A full understanding of these for control of the students' own mechanics in martial use is essential, be it guard position, specific hand positions in weapons techniques, footwork, balance or full body application in techniques. Students must also acquire an understanding of their opponent's body mechanics in order to use these against them,
The very techniques themselves are taught in contact with all other considerations given here. These techniques may be of a guarded, defensive, offensive or counter-offensive nature.
It is not enough for any student to be simply shown or told what to do without any explanation of the physical or mechanical principles necessary for the specific technique. These must be taught with regard to the judgement principals of their combative application.
So when and where is this all happening?
These arts are happening now and are being taught and practiced throughout the UK and worldwide, as we presently undergo the second renaissance of European martial arts (the first being at the end of the nineteenth century).
The British Federation for Historical Swordplay is established as the co-ordinating and representative body for the UK European martial arts groups. There are presently ten member groups throughout the country, with some specialising in particular periods or weapons styles.
The Company of Maisters of Defence based in London, studies purely English martial arts of sixteenth century origin. The group is run by Ancient Maister Terry Brown, who maybe known, to readers as the author of English Martial Arts.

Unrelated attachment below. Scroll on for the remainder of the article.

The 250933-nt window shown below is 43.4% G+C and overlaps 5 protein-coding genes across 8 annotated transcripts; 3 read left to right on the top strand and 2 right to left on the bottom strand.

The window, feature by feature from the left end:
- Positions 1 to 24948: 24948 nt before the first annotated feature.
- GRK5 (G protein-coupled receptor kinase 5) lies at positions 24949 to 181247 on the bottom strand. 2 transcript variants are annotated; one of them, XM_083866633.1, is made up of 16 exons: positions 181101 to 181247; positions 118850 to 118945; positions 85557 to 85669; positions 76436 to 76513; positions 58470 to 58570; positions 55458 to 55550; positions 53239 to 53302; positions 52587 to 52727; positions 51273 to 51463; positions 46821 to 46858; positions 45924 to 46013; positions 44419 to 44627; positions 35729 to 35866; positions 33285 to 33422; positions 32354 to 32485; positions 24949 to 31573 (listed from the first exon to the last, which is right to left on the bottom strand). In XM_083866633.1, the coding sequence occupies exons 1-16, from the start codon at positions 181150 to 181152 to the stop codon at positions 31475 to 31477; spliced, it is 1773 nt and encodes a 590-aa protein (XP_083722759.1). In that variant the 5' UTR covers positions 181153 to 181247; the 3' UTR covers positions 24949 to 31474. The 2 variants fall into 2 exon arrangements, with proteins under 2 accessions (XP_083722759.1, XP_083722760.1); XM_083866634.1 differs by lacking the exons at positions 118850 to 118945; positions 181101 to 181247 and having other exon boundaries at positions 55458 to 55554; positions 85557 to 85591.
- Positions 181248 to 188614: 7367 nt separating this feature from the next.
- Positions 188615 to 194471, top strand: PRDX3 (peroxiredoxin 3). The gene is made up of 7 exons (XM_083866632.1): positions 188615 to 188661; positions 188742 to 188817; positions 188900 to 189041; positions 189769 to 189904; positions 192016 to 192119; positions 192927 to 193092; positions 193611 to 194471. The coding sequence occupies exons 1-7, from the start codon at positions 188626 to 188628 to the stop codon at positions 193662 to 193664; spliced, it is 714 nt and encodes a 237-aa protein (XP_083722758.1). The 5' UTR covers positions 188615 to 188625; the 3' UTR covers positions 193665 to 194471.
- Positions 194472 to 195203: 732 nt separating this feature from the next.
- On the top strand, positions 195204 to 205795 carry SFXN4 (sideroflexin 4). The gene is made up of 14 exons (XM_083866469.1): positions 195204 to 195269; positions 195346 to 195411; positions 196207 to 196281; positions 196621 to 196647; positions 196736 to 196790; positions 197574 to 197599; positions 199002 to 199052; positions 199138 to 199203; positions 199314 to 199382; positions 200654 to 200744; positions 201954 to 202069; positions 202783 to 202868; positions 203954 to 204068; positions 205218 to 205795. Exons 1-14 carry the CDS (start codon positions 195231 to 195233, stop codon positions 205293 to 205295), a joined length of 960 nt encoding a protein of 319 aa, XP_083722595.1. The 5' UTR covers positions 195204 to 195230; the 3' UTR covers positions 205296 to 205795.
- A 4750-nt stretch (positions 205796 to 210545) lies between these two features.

The Sussex Rapier society specialises in the rapiers of the seventieth century and its various combinations and styles, while the Edinburgh based Dawn Duellists Society studies all forms from the thirteenth to the nineteenth century, including some weapons that have been made and used for the first time in some five hundred years.
The British Federation itself has close links with the world's other national European martial arts federations, namely Italy's 'Federazione Italiana Scherma Antica e Storica' and the 'Association for Historical Fencing' in the USA.
As these national federations are covering studies from the same historical sources and masters, maestros from each body have established the International Masters-at-Arms Federation in order to further internationally recognised teaching qualifications for European martial arts.
So there we have it, a brief blast of what, is happening in the discipline of European martial arts in this country and abroad, where they are not only taught within individual societies, but can also been seen at various public demonstrations and training workshops throughout the UK, Europe and the USA.
So now you can look good with a sword and know what you are doing.
Paul Macdonald is a professional swordmaker and master-at-arms based in Edinburgh, where he works and teaches. He is the founder of the Dawn Duellists Society, the British Federation for Historical Swordplay and co-founder of the International Master-at-Arms Federation.
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This article appeared in Martial Arts Illustrated magazine is presented to you by courtesy of Maestro Paul Macdonald of the Macdonald Academy.